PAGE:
Quality education must begin at foundational levels –President Granger
President David Granger
President David Granger

IF true quality and quality assurance at the tertiary level is to be attained, then quality must first begin at the foundational primary and secondary school levels. This is according to President David Granger, who said as much when he delivered the feature address at the opening ceremony of the 13th annual conference of the Caribbean Area Network for Quality Assurance in Tertiary Education (CANQATE) at the National Cultural Centre last Tuesday evening.
“Students at tertiary institutions do not drop from the sky. They come primarily from the secondary and primary schools. A student underperforming at the lower levels therefore presents challenges for tertiary education enrolment and by extension the availability of a highly-skilled work force,” Granger explained.
According to Granger, lack of proper groundwork at these preceding academic levels places a strain on the quality of tertiary education, as tertiary institutions often find themselves burdened with the task of resolving the deficient situation.
“Tertiary education in the Caribbean will continue to be overwhelmed with remedial functions unless quality assurance can be guaranteed at the lowest levels, that is the nursery, primary and secondary schools. We therefore need to examine quality assurance at all levels of our education system,”
Granger stressed, while speaking before an audience that included Guyana’s Minister of Education, Dr Rupert Roopnaraine, Vice-Chancellor of the University of Guyana (UG), Professor Ivelaw Lloyd Griffith, and CANQATE President, Dr Ronald Brunton.
Also in attendance were Chief Education Officer Marcel Raymond Hutson and several students from the Cyril Potter College of Education (CPCE) and UG.
The four-day conference, which is being hosted by the National Accreditation Council (NAC), with funding from the United Nations Educational, Scientific and Cultural Organisation (UNESCO), is being held under the theme: “Sustaining a Culture of Quality Assurance in Tertiary Education for National and Regional Development.”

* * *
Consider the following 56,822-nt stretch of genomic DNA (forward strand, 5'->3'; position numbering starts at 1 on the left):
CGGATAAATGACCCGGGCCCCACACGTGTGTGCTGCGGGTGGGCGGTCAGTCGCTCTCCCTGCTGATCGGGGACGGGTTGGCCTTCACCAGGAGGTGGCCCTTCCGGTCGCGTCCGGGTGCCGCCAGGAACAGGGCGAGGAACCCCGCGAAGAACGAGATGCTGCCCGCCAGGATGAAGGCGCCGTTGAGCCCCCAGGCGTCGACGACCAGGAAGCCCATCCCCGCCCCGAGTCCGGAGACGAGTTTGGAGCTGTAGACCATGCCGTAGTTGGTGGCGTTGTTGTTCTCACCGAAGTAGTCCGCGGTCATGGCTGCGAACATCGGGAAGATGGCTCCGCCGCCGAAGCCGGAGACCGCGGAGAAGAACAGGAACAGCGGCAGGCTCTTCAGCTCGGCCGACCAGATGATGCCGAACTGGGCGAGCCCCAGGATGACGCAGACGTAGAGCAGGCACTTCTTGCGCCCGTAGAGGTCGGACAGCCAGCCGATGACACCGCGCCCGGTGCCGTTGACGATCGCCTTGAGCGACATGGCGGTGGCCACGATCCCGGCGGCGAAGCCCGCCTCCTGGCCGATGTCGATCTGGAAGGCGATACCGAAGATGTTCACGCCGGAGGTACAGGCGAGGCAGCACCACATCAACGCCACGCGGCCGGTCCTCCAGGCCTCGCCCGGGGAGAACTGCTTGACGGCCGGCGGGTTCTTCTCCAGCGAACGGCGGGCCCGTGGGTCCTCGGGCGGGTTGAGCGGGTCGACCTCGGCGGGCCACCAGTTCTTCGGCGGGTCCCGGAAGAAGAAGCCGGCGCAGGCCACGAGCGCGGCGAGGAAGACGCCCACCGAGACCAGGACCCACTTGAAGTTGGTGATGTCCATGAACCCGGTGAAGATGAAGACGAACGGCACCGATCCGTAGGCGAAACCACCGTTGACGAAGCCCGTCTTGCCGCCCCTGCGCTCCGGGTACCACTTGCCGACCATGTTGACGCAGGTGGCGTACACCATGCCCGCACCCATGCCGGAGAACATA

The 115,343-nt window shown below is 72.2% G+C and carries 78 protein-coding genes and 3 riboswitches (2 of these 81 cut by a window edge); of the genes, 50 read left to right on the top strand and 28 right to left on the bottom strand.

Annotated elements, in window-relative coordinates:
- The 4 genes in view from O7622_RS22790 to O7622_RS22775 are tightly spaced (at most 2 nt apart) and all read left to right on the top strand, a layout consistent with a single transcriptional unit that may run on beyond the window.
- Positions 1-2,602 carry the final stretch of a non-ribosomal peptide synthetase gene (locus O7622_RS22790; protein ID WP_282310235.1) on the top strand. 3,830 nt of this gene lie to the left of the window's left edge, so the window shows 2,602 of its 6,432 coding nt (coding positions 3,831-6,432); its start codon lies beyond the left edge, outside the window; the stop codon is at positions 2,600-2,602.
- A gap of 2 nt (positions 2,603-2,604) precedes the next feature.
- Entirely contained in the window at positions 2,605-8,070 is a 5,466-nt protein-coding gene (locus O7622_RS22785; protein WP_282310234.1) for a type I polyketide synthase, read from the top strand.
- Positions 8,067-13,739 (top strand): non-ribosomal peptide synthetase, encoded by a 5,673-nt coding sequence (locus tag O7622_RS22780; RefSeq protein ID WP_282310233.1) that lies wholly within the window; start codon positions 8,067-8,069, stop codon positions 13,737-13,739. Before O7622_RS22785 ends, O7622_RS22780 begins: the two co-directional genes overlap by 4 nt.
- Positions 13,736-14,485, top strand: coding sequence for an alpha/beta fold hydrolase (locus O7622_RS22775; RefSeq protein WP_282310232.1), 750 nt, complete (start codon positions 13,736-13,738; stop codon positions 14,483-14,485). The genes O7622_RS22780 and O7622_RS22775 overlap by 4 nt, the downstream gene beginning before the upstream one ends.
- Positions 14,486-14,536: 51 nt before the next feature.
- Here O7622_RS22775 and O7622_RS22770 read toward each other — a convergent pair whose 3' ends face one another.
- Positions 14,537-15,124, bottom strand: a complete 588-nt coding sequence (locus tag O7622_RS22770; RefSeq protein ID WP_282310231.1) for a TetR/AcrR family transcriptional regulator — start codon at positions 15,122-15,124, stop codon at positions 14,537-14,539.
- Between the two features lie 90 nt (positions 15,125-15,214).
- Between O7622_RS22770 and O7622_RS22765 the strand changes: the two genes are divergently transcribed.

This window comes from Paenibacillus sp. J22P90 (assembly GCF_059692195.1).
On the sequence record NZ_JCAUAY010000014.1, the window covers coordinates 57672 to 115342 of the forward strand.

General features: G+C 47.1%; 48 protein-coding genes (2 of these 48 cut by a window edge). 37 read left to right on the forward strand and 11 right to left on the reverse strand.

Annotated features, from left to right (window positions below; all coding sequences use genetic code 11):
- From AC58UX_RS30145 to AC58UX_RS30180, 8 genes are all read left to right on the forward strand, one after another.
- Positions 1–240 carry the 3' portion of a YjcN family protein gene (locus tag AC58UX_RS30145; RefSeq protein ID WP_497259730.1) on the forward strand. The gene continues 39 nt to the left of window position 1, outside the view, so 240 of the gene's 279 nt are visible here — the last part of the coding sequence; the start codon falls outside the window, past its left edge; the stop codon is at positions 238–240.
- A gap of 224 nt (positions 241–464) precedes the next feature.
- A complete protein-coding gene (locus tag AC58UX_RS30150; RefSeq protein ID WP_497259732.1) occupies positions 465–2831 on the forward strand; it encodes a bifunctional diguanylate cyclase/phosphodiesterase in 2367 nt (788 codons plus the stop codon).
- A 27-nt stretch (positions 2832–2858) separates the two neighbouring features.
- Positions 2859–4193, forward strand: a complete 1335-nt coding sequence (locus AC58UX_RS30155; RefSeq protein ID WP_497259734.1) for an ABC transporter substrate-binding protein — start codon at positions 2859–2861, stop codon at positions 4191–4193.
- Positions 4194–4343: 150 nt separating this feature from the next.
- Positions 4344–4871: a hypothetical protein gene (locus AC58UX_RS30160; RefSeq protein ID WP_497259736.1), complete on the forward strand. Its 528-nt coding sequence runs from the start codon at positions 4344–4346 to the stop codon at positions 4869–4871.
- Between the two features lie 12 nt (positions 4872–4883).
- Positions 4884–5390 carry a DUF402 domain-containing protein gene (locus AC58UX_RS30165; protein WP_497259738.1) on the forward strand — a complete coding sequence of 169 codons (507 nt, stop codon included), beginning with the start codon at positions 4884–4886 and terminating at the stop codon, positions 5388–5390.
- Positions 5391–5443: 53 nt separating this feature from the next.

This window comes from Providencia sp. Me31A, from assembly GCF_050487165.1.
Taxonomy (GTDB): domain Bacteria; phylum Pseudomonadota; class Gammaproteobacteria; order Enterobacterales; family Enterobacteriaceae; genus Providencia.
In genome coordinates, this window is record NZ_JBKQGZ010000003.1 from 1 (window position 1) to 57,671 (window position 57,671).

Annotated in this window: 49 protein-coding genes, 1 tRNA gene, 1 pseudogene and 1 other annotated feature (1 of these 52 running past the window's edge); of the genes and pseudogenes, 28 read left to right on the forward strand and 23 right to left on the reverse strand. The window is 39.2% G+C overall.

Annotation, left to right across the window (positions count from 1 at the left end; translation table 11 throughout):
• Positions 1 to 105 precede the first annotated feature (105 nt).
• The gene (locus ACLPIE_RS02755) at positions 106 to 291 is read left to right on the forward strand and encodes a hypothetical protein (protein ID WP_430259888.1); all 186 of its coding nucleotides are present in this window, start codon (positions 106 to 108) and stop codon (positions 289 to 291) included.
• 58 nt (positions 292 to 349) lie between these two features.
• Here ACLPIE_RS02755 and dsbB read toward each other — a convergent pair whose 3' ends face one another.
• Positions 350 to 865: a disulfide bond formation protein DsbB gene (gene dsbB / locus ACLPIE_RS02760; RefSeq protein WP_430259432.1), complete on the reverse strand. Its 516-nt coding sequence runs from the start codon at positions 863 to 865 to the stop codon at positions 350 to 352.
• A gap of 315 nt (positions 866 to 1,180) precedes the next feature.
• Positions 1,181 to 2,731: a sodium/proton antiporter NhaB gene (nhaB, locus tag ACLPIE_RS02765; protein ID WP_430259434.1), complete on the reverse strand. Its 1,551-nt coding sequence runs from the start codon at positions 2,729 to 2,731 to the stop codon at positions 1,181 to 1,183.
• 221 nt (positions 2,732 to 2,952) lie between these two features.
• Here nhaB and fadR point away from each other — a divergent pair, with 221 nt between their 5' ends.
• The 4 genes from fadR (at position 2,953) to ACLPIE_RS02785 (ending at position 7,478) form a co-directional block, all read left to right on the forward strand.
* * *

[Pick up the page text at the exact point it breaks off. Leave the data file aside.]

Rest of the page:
Granger described the conference as being held with “an appropriate theme, at an appropriate time.” Earlier in his speech, Dr Roopnaraine also commended the aptness of the conference being hosted just at the conclusion of Education Month celebrations.
He called it a “symbolic” occurrence, more so because the event coincides with the World Teachers Day which was celebrated on Wednesday.
“This conference is much more than another routine. It is being held as we wind down the celebrations of Education Month. It comes at a time when our old Accreditation Council is accelerating its preparations to provide accreditation services, even as it continues to register new education institutions. It coincides with CARICOM’s drive to craft its human resource development strategy, a strategy that must embrace tertiary education as one of the key elements, indeed its central element,” Dr Roopnaraine stated.
He also reminded delegates of the critical nature of education in ensuring the development of human resources during his speech. There cannot be education without quality, Dr Roopnaraine informed the delegates, while noting the important role teachers play in the scheme of things.
“If we fail in education everything else will go. Education and quality go hand in hand, but education cannot achieve quality without the pivotal input of the teachers and by teaching,” he said.
The second speaker of the night, Dr Ronald Brunton, applauded the NAC for bringing the conference to Guyana, noting that it highlighted the body’s commitment to quality assurance in Guyana.
“By hosting the CANQATE conference, the NAC demonstrates most importantly its commitment to protecting the interests of the students, employers, the Government and other stakeholders in Guyana, as well as the broader Caribbean region. This conference will indeed go a long way to strengthening the NAC’s position as the legitimate, and recognised quality assurance agency in Guyana. After this conference, the Guyanese public should feel a sense of greater pride of their tertiary education sector,” he said.
Established in 2004, the NAC is the principal body in Guyana for conducting and advising on the accreditation and recognition of educational and training institutions, providers, programmes and awards, whether foreign or national and for the promotion of the quality and standards of education and training in Guyana.
NAC is a member of the CANQATE, which itself was also established in 2004 as a sub-network of the International Network for Quality Assurance Agencies in Higher Education (INQAAHE).
INQAAHE is a world-wide association of over 200 organisations active in the theory and practice of quality assurance in higher education.
Tuesday’s conference ended with “Spectrum – A Guyanese Story”; a very entertaining cultural kaleidoscopic display that sought to highlight many aspects of Guyana’s signature multicultural society.
Those in attendance also observed a minute of silent prayer for those in Haiti affected by Hurricane Matthew. Haiti is also one of the 12 countries participating in this year’s conference.


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